How the Santa Rosa Fire Taught Us About Insurance
Santa Rosa, California may be a number of remarkable things. The great wildfire that consumed human life and property in October, 2017 will go down in history as a tragedy of unprecedented damages. With forty-three dead victims and more than one billion in property devastation, totaling over the $ 1 billion in losses, the fire left insureds grappling with the painful after effects.
Then there are the regrets when underlining the insurance concepts. Too many homeowners and commercial property owners did not prepare for the worst by purchasing adequate coverage.
What points can we take from the event? Insurance professionals share the following pressing notes.
Eight Insurance Concepts of the California's Catastrophic Wildfire
• Many policyholders had insufficient coverage for the colossal damages. While it is human nature to envision bad things only happen to others, those suffering from huge losses on account of the fire, would have made comprehensive recovery possible with better insurance protection.
• Those who dealt with independent insurance agencies and companies that excelled in claims support fared better than others who got erroneous info in regard to their policy's coverage.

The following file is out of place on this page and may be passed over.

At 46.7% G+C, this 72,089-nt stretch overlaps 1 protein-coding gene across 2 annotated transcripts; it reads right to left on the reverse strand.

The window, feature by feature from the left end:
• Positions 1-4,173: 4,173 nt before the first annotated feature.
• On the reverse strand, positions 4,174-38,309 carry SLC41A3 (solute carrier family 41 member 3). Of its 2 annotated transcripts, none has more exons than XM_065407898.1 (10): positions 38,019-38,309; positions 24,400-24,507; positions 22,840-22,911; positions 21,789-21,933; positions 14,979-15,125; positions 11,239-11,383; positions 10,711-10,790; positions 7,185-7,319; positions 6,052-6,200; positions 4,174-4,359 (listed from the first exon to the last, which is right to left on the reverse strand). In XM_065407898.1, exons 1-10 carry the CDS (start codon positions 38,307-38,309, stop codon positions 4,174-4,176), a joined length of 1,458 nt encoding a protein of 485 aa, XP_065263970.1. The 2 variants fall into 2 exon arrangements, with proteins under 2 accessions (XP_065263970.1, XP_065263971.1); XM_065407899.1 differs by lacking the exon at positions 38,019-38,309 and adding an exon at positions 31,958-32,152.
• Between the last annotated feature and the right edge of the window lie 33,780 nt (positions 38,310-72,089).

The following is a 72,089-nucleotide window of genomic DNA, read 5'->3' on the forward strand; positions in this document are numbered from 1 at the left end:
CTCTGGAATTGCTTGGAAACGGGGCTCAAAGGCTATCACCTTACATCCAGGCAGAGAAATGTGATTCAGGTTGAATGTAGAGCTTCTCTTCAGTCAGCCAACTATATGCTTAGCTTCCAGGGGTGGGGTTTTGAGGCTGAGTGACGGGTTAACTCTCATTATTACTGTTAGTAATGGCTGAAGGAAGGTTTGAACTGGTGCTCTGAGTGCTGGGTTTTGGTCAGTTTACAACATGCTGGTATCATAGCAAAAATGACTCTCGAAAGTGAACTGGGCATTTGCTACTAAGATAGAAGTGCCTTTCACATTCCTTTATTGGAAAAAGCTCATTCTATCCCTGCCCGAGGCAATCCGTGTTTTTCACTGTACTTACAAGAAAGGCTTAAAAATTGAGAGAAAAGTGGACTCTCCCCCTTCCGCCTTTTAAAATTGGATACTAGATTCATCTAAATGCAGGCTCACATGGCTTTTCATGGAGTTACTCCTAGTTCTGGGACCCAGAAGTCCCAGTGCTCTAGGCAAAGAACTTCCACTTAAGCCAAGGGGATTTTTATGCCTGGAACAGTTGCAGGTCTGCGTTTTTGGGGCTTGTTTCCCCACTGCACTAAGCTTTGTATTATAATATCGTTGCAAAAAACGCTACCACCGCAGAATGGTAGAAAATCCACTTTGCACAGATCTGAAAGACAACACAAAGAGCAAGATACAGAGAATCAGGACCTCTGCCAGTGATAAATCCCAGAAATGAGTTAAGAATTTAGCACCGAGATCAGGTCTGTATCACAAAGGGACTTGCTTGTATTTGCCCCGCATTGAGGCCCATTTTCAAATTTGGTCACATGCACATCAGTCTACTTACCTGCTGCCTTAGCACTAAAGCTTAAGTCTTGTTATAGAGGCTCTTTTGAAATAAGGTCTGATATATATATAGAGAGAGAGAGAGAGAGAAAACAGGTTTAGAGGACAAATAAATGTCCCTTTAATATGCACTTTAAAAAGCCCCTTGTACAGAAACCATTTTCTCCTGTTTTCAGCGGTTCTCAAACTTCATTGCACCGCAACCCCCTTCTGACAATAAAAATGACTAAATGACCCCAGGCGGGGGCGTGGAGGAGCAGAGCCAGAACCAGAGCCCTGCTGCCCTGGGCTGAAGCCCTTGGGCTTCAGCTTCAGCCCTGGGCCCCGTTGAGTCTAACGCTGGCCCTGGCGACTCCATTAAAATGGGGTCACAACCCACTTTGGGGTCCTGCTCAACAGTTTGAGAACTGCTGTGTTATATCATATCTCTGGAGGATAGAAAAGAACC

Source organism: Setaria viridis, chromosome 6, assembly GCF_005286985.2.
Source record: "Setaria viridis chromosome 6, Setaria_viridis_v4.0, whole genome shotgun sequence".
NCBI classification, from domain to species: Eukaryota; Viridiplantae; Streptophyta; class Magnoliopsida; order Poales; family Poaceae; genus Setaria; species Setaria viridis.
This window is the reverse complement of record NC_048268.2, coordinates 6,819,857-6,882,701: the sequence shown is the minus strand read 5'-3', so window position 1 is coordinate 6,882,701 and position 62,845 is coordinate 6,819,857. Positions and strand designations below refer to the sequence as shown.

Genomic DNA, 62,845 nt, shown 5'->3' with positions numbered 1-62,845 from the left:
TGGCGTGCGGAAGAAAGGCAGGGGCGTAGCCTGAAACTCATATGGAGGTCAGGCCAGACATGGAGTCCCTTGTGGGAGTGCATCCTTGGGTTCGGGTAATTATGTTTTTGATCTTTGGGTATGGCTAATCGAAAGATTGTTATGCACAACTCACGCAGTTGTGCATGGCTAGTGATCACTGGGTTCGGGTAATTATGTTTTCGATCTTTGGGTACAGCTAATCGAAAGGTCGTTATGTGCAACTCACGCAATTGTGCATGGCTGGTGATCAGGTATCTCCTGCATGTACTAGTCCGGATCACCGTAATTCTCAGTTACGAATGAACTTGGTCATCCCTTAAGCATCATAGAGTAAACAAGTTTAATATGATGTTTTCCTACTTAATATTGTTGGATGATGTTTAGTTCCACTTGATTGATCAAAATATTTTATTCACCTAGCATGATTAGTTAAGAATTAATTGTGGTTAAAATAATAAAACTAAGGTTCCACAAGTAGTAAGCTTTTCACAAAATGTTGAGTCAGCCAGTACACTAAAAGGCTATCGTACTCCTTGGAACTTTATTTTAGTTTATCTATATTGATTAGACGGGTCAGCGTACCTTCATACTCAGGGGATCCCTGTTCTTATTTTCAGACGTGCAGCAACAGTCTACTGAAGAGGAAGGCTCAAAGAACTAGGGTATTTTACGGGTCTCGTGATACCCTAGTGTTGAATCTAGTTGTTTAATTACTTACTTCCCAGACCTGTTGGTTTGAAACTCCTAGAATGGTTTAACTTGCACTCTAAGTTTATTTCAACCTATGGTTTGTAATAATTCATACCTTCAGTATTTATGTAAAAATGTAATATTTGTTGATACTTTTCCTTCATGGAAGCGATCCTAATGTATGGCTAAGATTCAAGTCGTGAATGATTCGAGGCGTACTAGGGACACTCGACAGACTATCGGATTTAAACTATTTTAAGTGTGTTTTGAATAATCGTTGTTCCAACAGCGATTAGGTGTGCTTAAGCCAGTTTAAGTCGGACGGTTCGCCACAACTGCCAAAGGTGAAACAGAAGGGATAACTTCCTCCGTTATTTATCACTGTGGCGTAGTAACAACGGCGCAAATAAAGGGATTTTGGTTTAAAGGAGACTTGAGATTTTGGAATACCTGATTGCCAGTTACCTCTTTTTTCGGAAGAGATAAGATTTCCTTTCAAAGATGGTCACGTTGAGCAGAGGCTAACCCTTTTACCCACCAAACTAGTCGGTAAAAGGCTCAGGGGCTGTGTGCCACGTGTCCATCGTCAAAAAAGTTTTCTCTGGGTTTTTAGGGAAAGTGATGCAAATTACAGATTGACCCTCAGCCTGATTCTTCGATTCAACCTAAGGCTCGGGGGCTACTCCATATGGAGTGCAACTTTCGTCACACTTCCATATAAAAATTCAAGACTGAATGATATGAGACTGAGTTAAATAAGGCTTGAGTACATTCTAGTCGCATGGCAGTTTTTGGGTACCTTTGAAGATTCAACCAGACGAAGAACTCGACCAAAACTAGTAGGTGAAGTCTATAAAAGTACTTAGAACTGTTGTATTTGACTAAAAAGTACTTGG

• Utilizing the public Federal Emergency Management Agency's debris removal was the favored choice over other private company services. This is because property owners could switch after the public service selection if they wanted to.
• Those who had Loss of Use or Living Expenses coverage benefited greatly in the aftermath of the wildfire.
• Homeowners that purchased extended replacement cost coverage are empowered to totally reconstruct with insurance funds.
• Contrary to the belief of some, there is landscaping coverage in a standard Homeowners Insurance policy. This gives leeway to those who must replenish trees and brush lost in the fire.
• In light of the tragic fire, contents insurance was amended. This gave cause to many carriers to consent to cover at least 50% of house contents without the policyholder having to go through the painstaking process of categorizing inventory. Some insurance companies even consented to coverage for the entire contents without the classifications. Yet other companies waived the inventory process according to individual claim.
• Those that listed a secondary dwelling on their Homeowners Insurance policy got coverage for unattached structures. This included separate garages, gazebos and so on. In addition, policyholders learned that reviewing a policy is of the essence because a secondary structure may not be included at all and if it is covered, it may have a minimal limit.
It should go without saying that the most qualified to review your policy is an insurance professional – someone who definitely takes the lessons learned from a tragic occurrence much to heart.